Mission of the Institute
Universities conduct a great deal of research that seeks to both advance our knowledge and to enable us to make a positive difference in our world. Too often, however, this knowledge remains in the academy and does not find its way into the hands of those who could use it to improve public policies and programs and the lives of people they affect.
The mission of the Mosakowski Institute for Public Enterprise is to improve the effectiveness of government and other institutions in addressing social concerns through the successful mobilization of use-inspired research. Learn more about use-inspired research.
Student Information Session: NOAA Summer 2017 Internships
The Mosakowski Institute for Public Enterprise and the George Perkins Marsh Institute in partnership with the NOAA National Centers for Coastal Ocean Science will again be offering paid $4500 internships for Summer 2017. A student information session will be help on Tuesday, January 24, 2017 (4:00-5:30 p.m.) in the University Center, Lurie Conference Room. The NOAA Internships will place Clark students in exciting, hands-on projects at locations around the United States. Students from a wide range of majors will have the chance to learn from working scientists and policy experts at one of America's leading public scientific institutions. The interns will also be mentored by Clark faculty to maximize the connections between their internship experiences and their academic programs.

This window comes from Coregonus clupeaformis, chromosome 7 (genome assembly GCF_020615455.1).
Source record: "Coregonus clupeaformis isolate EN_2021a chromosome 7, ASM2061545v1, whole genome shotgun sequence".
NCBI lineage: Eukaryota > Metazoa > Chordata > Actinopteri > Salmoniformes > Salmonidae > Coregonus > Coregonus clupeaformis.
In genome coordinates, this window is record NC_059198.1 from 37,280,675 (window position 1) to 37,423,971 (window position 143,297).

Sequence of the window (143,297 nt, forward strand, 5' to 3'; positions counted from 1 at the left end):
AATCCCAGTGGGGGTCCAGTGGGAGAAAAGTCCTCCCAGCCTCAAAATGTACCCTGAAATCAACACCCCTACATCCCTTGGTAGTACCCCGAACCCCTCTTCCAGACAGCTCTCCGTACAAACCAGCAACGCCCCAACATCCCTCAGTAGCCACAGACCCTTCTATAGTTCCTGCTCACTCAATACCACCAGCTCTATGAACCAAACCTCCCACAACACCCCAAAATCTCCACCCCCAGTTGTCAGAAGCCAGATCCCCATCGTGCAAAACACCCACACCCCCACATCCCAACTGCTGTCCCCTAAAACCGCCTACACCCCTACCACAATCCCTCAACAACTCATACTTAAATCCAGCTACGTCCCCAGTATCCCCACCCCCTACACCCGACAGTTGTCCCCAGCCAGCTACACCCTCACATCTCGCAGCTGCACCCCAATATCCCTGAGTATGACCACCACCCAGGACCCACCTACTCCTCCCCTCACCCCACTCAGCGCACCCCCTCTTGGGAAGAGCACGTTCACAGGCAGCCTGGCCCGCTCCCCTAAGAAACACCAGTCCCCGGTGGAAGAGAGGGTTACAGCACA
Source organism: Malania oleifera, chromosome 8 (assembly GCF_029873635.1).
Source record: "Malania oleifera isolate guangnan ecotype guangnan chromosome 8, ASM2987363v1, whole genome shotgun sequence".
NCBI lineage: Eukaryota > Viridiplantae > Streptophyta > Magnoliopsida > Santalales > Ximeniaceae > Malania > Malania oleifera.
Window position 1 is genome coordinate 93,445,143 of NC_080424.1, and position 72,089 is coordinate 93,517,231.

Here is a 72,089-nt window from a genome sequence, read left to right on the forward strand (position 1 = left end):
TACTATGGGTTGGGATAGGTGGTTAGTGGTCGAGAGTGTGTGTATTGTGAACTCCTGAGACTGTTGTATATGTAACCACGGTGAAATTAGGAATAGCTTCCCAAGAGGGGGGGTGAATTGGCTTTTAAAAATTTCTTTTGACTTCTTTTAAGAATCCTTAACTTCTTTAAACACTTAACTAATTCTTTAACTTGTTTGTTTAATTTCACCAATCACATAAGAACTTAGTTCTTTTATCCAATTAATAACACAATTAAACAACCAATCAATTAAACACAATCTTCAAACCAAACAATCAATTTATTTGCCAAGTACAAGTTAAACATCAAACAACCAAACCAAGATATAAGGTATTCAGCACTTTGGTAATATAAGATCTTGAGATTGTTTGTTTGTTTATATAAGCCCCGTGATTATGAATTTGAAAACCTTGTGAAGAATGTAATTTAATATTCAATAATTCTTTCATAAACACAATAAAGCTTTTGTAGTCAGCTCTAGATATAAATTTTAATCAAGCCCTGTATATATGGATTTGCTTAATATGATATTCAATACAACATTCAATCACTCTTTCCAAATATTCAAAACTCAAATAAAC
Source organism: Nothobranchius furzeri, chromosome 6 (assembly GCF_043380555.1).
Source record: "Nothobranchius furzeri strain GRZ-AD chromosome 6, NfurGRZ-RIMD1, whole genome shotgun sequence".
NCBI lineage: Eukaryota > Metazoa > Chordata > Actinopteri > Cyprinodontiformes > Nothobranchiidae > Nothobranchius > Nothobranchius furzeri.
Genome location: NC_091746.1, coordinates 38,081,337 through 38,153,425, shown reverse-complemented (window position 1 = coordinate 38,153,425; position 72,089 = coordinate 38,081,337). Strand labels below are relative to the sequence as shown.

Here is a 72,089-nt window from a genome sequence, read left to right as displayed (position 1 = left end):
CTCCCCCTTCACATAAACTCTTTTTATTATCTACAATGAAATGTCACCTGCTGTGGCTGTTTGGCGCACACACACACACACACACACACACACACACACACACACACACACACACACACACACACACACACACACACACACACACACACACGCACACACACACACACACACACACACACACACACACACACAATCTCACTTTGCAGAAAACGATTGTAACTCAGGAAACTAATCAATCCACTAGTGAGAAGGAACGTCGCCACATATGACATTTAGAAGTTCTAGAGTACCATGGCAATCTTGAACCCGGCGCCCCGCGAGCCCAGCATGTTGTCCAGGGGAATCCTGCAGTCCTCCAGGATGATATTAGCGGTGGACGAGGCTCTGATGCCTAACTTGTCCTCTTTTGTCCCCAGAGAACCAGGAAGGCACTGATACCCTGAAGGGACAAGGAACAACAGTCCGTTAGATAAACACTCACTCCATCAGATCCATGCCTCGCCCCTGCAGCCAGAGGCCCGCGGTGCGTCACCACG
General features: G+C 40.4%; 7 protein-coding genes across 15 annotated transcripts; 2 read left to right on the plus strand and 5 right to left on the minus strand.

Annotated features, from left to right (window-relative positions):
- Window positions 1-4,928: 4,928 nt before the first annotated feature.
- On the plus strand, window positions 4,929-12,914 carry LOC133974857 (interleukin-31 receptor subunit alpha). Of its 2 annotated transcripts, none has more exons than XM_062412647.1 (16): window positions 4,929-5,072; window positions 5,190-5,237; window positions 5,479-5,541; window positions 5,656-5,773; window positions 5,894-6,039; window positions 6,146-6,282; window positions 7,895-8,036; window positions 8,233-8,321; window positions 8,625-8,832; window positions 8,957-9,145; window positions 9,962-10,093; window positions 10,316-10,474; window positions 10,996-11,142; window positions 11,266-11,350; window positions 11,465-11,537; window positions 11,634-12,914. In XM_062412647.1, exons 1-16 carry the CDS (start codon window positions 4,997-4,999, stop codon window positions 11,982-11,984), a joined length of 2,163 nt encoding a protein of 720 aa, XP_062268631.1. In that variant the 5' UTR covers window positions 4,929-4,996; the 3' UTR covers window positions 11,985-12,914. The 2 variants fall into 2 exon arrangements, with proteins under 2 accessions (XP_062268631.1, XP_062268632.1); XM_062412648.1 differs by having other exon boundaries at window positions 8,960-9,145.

Student Information Session: WDPH Summer 2017 Internships
Please join us on Wednesday, February 8 at 4pm in the Grace Conference Room to find out more information on the Worcester Division of Public Health Summer Internship Program. Applications are due Friday, February 24th. More information will be available soon.
Presented Our Seventh Annual Seminar
Chemical Reactions: Marijuana, Opioids, and Our Families
Wednesday, March 30, from 9:00 a.m. to 2:30 p.m. in Room 428 of the State House
Staci Gruber, Ph.D., McLean Hospital/Harvard Medical School
"Taking a hit: Assessing the impact of early onset marijuana uses on the brain"
John Kelly, Ph.D., Massachusetts General Hospital
"The public health and safety impact of marijuana legalization"
Kathleen Palm Reed, Ph.D., Clark University
"The highs and lows of relapse and recovery in opiod use disorder" Hilary Smith Connery, Ph.D, Mclean Hospital/Harvard Medical School
"Addiction, overdose, suicide: facts you need to know about treating opiod use disorder"
Watch Marijuana speakers session 1
Watch Opiod speakers session 2
The Sixth Annual Lee Gurel '48 and the The First Gurel Sumposium on Education
Next Gen Learining: Opportunities for Urban Education in the New Federal Law
Clark University welcomed United States Senator Elizabeth Warren for the sixth annual Lee Gurel '48 Lecture in Education. As a member of the U.S. Senate Committee on Health, Education, Labor, and Pensions, Senator Warren played an influential role in the passage of the 2015 Every Student Succeeds Act. Senator Warren will outline her views on this new legislation and the futrue of education in America.